Elsewhere in South Beach, the 45-rooms Edgewater South Beach, housed in a 1939 art deco facade and conveniently located next to the gayest section of oceanside property, offer a more modern design than The Tides but no less of the exquisite service. And Greenview Hotel on Washington Avenue serves budget-friendly Parisian flavor.
Down the road from Greenview there's Hotel St. Augustine, which recently renovated its 24 loft-style rooms to give guests a more spa-like experience. Tangerine Bar in the basement doesn't have a liquor license, though, so bring your own beer, or whatever it is you want to sip on.
Also along the spa spectrum, though on the far, more luxurious end, is the Loews Miami Beach, a resort decorated like a beach house with a 20-foot shark-filled aquarium, homemade organic ice cream shop, frozen grape kabobs and even room service for your dog. This place is perfect for singles and families alike.
For those on a tighter though not entirely stringent budget, may we suggest the mid-range Avalon? Also located in South Beach but with less of the glitz and glamour, this art deco lovers' dream has uncomplicated yet comfortable rooms and a killer seafood restaurant, A Fish Called Avalon.
An even more affordable option may be the Deauville Miami Beach, a long-running North Beach institution known best for hosting a Beatles concert in 1964. It hasn't lost its charm or focus on the guest over the years. And the tightest budget may require a stay at Miami's only bed and breakfast, the Miami River Inn on the mainland. But this being Miami, this gem has plenty of memorable flair and history -- it was built between 1906 and 1910 - and all the money you save means you'll have more to spend on the city's incredible restaurants.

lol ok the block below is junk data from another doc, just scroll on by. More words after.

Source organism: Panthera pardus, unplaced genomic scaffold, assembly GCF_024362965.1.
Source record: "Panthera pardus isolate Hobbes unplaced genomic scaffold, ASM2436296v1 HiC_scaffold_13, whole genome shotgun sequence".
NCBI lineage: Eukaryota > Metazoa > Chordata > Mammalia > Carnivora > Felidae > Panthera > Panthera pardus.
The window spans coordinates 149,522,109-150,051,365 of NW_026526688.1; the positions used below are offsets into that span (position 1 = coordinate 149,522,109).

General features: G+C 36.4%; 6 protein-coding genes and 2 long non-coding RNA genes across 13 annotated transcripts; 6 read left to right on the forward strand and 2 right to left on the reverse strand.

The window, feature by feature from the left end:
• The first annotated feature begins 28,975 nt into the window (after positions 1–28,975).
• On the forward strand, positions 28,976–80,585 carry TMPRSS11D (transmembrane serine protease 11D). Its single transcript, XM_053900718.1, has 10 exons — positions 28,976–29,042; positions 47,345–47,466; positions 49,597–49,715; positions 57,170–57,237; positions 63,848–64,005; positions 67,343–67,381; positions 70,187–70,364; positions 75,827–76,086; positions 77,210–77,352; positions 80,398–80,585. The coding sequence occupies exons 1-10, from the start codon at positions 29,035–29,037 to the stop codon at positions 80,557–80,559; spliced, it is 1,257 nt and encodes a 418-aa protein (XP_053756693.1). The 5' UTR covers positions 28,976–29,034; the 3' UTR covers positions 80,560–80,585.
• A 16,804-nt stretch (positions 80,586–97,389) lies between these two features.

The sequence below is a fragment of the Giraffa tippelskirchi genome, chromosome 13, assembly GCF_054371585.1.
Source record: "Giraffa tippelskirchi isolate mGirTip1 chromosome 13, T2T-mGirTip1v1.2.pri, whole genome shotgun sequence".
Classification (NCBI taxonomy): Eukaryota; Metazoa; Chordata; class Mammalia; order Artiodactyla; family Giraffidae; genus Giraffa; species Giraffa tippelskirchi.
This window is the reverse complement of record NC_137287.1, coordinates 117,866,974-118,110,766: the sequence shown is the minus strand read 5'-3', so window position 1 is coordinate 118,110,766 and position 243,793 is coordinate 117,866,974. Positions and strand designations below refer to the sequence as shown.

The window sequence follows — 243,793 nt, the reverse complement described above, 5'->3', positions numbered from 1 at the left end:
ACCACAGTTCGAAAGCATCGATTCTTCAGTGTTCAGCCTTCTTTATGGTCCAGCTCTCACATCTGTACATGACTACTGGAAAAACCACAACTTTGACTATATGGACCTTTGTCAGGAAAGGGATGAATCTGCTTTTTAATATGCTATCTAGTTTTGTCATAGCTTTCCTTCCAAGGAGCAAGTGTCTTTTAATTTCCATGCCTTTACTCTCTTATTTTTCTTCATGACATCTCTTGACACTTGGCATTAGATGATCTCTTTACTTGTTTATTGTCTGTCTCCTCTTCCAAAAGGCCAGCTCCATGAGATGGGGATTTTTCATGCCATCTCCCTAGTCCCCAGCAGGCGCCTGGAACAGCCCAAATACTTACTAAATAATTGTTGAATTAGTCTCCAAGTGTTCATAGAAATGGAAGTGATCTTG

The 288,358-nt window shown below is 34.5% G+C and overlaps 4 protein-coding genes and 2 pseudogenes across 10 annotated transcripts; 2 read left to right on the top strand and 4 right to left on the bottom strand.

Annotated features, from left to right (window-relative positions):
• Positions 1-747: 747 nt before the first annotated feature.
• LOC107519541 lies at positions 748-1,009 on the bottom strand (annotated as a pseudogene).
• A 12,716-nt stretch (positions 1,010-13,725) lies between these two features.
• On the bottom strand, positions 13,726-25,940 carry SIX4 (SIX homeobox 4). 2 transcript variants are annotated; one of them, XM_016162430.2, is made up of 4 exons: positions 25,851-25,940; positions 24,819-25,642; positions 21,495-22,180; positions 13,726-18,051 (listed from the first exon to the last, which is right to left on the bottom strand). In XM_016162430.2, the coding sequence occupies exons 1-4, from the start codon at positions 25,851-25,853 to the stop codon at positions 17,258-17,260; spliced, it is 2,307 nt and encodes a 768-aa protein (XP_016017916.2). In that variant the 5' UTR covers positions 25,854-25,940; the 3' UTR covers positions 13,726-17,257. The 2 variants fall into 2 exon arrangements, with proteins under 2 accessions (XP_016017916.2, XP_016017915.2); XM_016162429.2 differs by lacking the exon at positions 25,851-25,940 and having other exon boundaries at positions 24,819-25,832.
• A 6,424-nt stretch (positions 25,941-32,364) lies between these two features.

A crossroads for international cuisines from the islands, Europe and the States, Miami and Miami Beach serve up an eclectic selection of restaurants for foodies and cuisine novices alike. For an authentic, homemade and extremely affordable Cuban lunch of rice and beans, head to Las Olas Cafe in South Beach, and don't forget to finish off your meal with this beloved gem's exceptionally potent cafe con leche/
The team behind Miami's popular restaurants Lime, and Yardbird Southern Table and Bar, where the Fried Tomato BLT conceived by Top Chef Jeff McInnis can't be beat, branched in Thai territory with Khong River House, where diners can feast on whole grilled fish, crispy duck, cauliflower stir-fry and a wide range of noodles.
Spanish food is one the small-plate menu at Barceloneta, which has an incredible gazpacho Bloody Mary, while raw sea food are always served fresh at Monty's Stone Crab Seafood House & Raw Bar in nearby Coconut Grove and Sugarcane Raw Bar and Grill is another reliable go-to for a fresh taste of the Atlantic, though over on the mainland.